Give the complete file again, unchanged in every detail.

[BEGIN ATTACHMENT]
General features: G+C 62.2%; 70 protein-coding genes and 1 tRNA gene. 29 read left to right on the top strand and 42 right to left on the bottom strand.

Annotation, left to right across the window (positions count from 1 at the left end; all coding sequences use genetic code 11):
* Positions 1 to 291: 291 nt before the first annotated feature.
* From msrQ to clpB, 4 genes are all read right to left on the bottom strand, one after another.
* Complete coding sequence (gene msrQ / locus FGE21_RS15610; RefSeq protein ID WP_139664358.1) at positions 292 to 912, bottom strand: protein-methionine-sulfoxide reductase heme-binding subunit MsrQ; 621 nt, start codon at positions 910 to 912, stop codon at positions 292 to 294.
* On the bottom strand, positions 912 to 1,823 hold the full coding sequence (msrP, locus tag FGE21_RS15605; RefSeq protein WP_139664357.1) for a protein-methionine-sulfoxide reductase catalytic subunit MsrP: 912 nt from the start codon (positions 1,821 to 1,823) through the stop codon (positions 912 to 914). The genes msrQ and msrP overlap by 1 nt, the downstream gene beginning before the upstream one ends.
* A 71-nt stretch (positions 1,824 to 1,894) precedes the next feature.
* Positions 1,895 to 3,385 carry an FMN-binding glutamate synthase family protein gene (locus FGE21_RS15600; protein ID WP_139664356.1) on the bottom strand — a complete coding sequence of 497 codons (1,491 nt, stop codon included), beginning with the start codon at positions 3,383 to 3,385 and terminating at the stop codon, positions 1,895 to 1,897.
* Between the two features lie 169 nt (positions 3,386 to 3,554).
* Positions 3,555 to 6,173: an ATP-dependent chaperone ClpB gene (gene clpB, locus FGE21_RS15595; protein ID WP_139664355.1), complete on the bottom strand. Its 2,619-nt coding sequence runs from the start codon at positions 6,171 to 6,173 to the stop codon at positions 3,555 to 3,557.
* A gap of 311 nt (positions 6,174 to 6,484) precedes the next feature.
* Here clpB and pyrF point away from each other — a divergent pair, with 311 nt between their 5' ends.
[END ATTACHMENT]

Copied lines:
General features: G+C 62.2%; 70 protein-coding genes and 1 tRNA gene. 29 read left to right on the top strand and 42 right to left on the bottom strand.

Annotation, left to right across the window (positions count from 1 at the left end; all coding sequences use genetic code 11):
* Positions 1 to 291: 291 nt before the first annotated feature.
* From msrQ to clpB, 4 genes are all read right to left on the bottom strand, one after another.
* Complete coding sequence (gene msrQ / locus FGE21_RS15610; RefSeq protein ID WP_139664358.1) at positions 292 to 912, bottom strand: protein-methionine-sulfoxide reductase heme-binding subunit MsrQ; 621 nt, start codon at positions 910 to 912, stop codon at positions 292 to 294.
* On the bottom strand, positions 912 to 1,823 hold the full coding sequence (msrP, locus tag FGE21_RS15605; RefSeq protein WP_139664357.1) for a protein-methionine-sulfoxide reductase catalytic subunit MsrP: 912 nt from the start codon (positions 1,821 to 1,823) through the stop codon (positions 912 to 914). The genes msrQ and msrP overlap by 1 nt, the downstream gene beginning before the upstream one ends.
* A 71-nt stretch (positions 1,824 to 1,894) precedes the next feature.
* Positions 1,895 to 3,385 carry an FMN-binding glutamate synthase family protein gene (locus FGE21_RS15600; protein ID WP_139664356.1) on the bottom strand — a complete coding sequence of 497 codons (1,491 nt, stop codon included), beginning with the start codon at positions 3,383 to 3,385 and terminating at the stop codon, positions 1,895 to 1,897.
* Between the two features lie 169 nt (positions 3,386 to 3,554).
* Positions 3,555 to 6,173: an ATP-dependent chaperone ClpB gene (gene clpB, locus FGE21_RS15595; protein ID WP_139664355.1), complete on the bottom strand. Its 2,619-nt coding sequence runs from the start codon at positions 6,171 to 6,173 to the stop codon at positions 3,555 to 3,557.
* A gap of 311 nt (positions 6,174 to 6,484) precedes the next feature.
* Here clpB and pyrF point away from each other — a divergent pair, with 311 nt between their 5' ends.